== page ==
How Achieving Your Goals Kills Your Motivation

How Achieving Your Goals Kills Your Motivation

Heard you need constant improvement to become a master? Heard you need those 10,000 hours of practice?

It’s hogwash. A goal of ‘constant improvement’ won’t lead to success. I learned this when I signed up for Damn Fine Words, James Chartrand’s writing course.

Signing up excited me. I was excited because I was taking action towards my goal of ‘constant skill improvement’ so I could further build my business.

The first half of the course taught me a lot. This was the most valuable part – a complete writing system, an approach that could be used to take any project from start to finish.

I also liked learning with other students. Seeing how they approached lessons taught me different angles.

But then I stopped.

Halfway through the course, I stopped doing the lessons. Stopped posting to the forum. At first, it was innocent – just one lesson I’d ‘get around to on the weekend’.

But one turned into two, and two into three. Three turned into five.

Of course I felt guilty. It didn’t help that James had just asked, “Do you stick to your commitments?” (No.) But I still didn’t do the work.

Why not? Why did this happen?

I achieved more immediate goals.

I’m a practical person. So I had other goals to work on beyond ‘constant improvement’.

I’d wanted to publish a report I was working on so I could bring in more business. And I used the first lessons of Damn Fine Words to help me write my report. I got focus and structured it properly.

The report got a lot of compliments.

Then I landed a new project that paid $1,000 – a decent sum. Again I used the Damn Fine Words approach, and completing this project was easy.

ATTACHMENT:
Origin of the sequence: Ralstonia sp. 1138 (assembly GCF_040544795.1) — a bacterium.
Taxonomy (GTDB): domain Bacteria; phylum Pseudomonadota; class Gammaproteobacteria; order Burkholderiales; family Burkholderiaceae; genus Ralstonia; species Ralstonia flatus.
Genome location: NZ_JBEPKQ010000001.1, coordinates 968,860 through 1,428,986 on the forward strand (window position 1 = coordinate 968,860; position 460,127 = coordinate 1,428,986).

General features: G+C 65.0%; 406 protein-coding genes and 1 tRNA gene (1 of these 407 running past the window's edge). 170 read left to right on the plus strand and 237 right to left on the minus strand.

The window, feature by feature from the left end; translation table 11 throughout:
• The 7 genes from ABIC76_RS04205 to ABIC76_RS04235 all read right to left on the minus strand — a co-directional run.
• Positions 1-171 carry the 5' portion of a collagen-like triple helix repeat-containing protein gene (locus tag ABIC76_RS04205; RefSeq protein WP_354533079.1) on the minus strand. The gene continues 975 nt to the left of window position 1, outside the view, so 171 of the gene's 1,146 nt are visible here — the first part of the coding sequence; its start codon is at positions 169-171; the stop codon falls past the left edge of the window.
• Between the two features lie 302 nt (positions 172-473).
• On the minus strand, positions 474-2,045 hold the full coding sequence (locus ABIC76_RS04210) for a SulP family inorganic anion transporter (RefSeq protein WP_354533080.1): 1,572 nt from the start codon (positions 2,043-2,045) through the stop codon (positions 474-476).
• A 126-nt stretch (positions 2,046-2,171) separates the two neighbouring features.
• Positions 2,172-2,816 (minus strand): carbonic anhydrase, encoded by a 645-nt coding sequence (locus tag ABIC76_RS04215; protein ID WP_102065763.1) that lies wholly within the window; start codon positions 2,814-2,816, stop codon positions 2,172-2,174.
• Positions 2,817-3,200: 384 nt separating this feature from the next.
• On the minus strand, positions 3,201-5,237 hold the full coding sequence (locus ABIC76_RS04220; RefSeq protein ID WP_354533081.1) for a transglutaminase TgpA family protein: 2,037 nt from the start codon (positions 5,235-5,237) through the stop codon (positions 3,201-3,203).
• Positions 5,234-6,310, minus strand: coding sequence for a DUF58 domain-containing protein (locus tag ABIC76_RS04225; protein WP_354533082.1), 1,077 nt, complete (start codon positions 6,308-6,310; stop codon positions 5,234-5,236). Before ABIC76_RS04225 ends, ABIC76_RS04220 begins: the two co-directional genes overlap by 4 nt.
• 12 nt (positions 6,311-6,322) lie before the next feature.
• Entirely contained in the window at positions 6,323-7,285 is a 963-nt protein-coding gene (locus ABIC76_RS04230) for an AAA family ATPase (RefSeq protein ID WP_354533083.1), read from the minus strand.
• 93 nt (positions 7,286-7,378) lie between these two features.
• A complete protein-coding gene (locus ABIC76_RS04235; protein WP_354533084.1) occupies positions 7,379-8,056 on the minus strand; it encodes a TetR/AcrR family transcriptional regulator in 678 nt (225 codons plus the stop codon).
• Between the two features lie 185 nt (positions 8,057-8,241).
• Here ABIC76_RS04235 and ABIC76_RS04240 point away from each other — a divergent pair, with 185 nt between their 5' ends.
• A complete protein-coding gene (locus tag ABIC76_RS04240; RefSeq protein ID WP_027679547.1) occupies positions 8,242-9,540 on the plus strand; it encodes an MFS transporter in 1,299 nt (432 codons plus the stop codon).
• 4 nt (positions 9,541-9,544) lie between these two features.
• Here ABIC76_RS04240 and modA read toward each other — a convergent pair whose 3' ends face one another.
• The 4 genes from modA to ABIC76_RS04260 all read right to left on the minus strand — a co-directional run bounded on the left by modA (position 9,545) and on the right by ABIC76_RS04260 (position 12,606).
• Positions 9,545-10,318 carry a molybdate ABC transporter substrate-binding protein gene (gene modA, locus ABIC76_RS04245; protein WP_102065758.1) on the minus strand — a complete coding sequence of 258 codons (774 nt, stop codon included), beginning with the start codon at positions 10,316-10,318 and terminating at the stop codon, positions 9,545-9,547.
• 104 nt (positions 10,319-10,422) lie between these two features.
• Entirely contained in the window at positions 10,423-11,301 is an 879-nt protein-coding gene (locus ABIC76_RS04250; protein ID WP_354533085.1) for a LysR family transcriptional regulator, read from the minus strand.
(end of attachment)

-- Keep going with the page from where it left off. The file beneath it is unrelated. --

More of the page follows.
But suddenly I had nothing concrete to work towards. I had gotten more than I hoped for from the course, and we were only halfway in.

Other goals seemed more important.

Constant improvement is a weak goal.

Can you picture what ‘constant improvement’ looks like? What are the benefits? What about mastery—where do you see yourself after those 10,000 hours of practice?

That’s what I thought. All I picture coming from 10,000 hours of writing is a sore hand.

But I could picture the benefits of other goals. So I achieved them and celebrated. And then stopped working to improve, because the goals I’d accomplished were damn good.

“No more instruction needed for now, thanks. I’ve got other priorities.”

Yet that’s a lie. I thought I was a decent writer a year ago. I wasn’t. And one year from now, I’ll look at this post and cringe.

So instead of ‘constant improvement’, I chose a better goal: A new project that challenged me and that kept me sticking to the course.

It let me work towards something tangible – something more than a meaningless image of 10,000 hours. And it kept me constantly improving, just as I’d originally wanted.

How about you? When you sign up for a course, do you have projects to work on? What do you do when you run out of motivation?

If you’d like to improve your writing skills – and in much less time than 10,000 hours of practice, then sign up now for the Damn Fine Words writing course You’ll see fast results – and reach tangible goals that keep you motivated too.

Post by Patrick Vuleta

Patrick Vuleta’s a dashing duelist who makes lawyers memorable. If you’d like to learn how to craft memorable writing so clients think of you - and not your competitors - download his ebook, Duellist Copywriting: The science of memorable legal marketing, for free and with no opt-in, from his website.

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  1. Such power with words. I love your site too, Patrick.

  2. Patrick…
    HA! So that’s what happened to you. And boy, did I ever miss your input after you went MIA. Well written article with an excellent slant. SO…am I going to see you on the forums this time around?Fran